Article by Tyrone Baines III & Roberta Lock
Preserving Livers for Transplantation
Transplantation of a human liver following 3 days of ex situ normothermic preservation, Nature Biotechnology, 2022
Pierre-Alain Clavien et al., Mark W. Tibbitt Lab
Organ transplants are an important part of medicine and give individuals a second chance at life. Because of the opportunity it provides, there is a high demand for many different organ transplants including the heart, kidney, and liver. The current methods to preserve the organs leave a short window of time (usually less than 12 hours) to assess, transport, and implant donor organs. Any longer and the organ starts to die. Increasing this window of time that the organ can be preserved prior to transplant would be greatly beneficial for assessing the viability of otherwise discarded organs for transplant. This article talks about the successful transplant of a human liver, that was preserved for several days prior to transplantation.
What did these researchers do?
A new way of preserving organs was developed that uses a perfusion machine to extend the available time an organ can stay ex situ (out of the body) and still survive. The machine, known as the Wyss machine, is designed to mimic blood supply to maintain the organ. This includes automated remote control of important parameters by monitoring temperature, sugar, waste, and oxygen in and out of the liver.
Long-term Ex Situ Machine Perfusion of Injured Liver
Why is this important?
The shortage of organs remains a pressing issue in the medical field. Due to the short window of time organs can be preserved, comprehensive analysis cannot be completed, thus many organs are considered unusable due to the potential of damage or infection. Longer preservation times can allow for these assessments to determine suitability prior to transplant. This means that some organs originally considered unfit for transplantation could be deemed safe and used, increasing overall access to donor transplants. A longer window also means the organ can travel longer distances, making the locality of the donor and recipient less of a limitation. This research also opens up avenues towards recovery of unfit organs prior to transplantation. Ultimately, these advances can make the demanding surgery into an elective, more planned procedure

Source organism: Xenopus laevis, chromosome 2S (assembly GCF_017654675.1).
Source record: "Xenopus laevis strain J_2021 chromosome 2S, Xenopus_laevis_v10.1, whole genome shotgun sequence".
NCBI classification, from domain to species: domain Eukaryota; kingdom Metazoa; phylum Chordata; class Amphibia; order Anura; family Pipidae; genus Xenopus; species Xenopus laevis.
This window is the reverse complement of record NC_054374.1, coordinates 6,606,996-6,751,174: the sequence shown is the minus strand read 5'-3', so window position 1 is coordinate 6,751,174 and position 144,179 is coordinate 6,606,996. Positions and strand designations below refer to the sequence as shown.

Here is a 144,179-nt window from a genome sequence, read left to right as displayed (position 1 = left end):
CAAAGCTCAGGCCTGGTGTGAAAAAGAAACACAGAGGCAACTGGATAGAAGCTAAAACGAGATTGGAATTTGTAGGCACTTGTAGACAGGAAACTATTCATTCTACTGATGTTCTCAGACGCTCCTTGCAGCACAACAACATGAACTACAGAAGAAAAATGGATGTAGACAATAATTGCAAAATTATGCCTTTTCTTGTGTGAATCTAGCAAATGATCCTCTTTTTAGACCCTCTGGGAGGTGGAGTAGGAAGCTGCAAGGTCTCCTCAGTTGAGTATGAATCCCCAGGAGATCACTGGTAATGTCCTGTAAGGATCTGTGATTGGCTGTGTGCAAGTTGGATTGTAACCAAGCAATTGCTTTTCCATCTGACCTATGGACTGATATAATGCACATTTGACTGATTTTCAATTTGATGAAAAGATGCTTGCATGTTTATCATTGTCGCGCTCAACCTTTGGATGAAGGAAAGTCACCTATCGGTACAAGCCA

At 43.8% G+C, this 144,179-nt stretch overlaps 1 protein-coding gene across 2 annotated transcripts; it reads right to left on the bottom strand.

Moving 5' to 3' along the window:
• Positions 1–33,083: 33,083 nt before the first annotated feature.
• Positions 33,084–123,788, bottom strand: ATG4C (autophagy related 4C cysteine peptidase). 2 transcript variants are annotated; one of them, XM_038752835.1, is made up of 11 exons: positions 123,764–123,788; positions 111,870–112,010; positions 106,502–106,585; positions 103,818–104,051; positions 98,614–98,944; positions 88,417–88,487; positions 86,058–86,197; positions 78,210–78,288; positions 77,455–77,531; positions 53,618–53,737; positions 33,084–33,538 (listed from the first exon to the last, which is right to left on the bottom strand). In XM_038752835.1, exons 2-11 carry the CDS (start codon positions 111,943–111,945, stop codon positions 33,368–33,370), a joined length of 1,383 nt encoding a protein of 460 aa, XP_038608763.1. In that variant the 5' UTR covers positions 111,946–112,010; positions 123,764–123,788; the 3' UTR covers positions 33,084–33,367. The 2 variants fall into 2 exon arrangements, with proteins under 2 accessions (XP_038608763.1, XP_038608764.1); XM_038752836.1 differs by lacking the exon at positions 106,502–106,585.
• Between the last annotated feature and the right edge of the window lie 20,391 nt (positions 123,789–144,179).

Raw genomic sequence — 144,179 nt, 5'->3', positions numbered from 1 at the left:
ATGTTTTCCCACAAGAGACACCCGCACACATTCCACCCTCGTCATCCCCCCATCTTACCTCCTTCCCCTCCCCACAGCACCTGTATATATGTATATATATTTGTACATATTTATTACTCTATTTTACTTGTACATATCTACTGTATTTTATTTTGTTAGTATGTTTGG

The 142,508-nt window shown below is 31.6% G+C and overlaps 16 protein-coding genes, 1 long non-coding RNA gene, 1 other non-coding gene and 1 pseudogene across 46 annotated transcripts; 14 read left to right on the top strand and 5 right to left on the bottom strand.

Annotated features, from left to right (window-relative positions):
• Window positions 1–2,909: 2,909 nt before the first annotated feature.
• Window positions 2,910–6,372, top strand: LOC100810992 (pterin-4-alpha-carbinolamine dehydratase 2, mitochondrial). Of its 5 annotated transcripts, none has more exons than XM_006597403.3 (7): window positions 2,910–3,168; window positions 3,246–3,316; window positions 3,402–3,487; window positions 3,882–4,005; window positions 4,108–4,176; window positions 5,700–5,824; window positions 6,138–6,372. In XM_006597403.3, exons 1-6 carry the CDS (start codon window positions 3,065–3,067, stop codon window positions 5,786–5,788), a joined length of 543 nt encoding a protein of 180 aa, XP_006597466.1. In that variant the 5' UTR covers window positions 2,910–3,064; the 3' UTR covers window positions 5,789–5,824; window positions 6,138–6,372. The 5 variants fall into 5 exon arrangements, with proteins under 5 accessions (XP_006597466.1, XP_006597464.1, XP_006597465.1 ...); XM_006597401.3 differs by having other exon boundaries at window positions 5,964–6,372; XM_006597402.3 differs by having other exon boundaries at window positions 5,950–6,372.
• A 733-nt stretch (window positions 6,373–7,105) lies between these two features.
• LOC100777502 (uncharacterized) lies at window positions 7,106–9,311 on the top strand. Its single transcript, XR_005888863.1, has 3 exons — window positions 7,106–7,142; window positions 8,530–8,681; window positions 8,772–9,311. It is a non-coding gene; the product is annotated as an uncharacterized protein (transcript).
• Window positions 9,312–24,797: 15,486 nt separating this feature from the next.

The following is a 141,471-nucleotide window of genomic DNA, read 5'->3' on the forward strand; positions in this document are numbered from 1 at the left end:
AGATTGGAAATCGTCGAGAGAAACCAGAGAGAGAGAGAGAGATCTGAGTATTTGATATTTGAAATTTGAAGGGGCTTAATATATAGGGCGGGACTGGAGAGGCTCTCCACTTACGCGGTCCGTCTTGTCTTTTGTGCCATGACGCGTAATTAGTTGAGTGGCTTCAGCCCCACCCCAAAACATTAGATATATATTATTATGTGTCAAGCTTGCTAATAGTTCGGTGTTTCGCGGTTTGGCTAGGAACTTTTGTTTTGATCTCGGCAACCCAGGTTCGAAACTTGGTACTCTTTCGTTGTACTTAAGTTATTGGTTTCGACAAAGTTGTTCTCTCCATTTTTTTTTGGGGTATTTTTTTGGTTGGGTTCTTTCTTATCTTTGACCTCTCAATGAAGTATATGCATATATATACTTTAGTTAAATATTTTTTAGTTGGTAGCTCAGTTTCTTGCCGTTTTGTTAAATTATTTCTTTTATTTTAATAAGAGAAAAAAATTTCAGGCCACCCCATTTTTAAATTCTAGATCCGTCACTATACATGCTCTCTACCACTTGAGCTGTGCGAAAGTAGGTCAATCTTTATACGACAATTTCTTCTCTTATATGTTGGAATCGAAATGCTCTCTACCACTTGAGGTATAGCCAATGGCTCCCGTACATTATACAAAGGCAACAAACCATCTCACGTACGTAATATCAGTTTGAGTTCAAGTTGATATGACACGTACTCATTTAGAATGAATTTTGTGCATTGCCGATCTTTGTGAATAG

How did the researchers do this?
A damaged liver was removed from a 29-year-old patient who suffered from invasive desmoid fibromatosis, leading to a 4 cm tumor in the liver. The scientists hooked the liver up to the Wyss machine and kept it in cold preservation for 4 hours. Initial analyses discovered that there were benign lesions within the organ. Before the transplantation, the recipient- a 62-year-old male with cirrhosis and hypertension- was informed of the issues with the liver and agreed to the surgery. Following surgery, it took a few days to recover liver function. On the 5th day, the patient suffered kidney failure, which resolved after a few more days. After 12 days the patient was released from the hospital with no signs of rejection from the body. No other issues occurred such as inflammation or bile leakage leading to the operation being a success. The patient returned to normal activities 2 months later, and 1 year later still has no issues with the transplanted organ.
What comes next?
The scientists in the experiment have shown that there are new and better ways to preserve vital organs for longer periods of time. They were able to preserve the organ and revitalize it outside of the human body. While the study decided that it was possible to preserve the organ longer, there is still much to do before this can become a common practice. The experiment only has one patient, so the procedure needs to be repeated several times before we can firmly conclude that this method of organ preservation works well. It’s also necessary to find the maximum amount of time this equipment can keep organs preserved. Although there are many questions yet to be answered from this study, we now know we have started to develop a potential real solution to a pressing problem in medicine.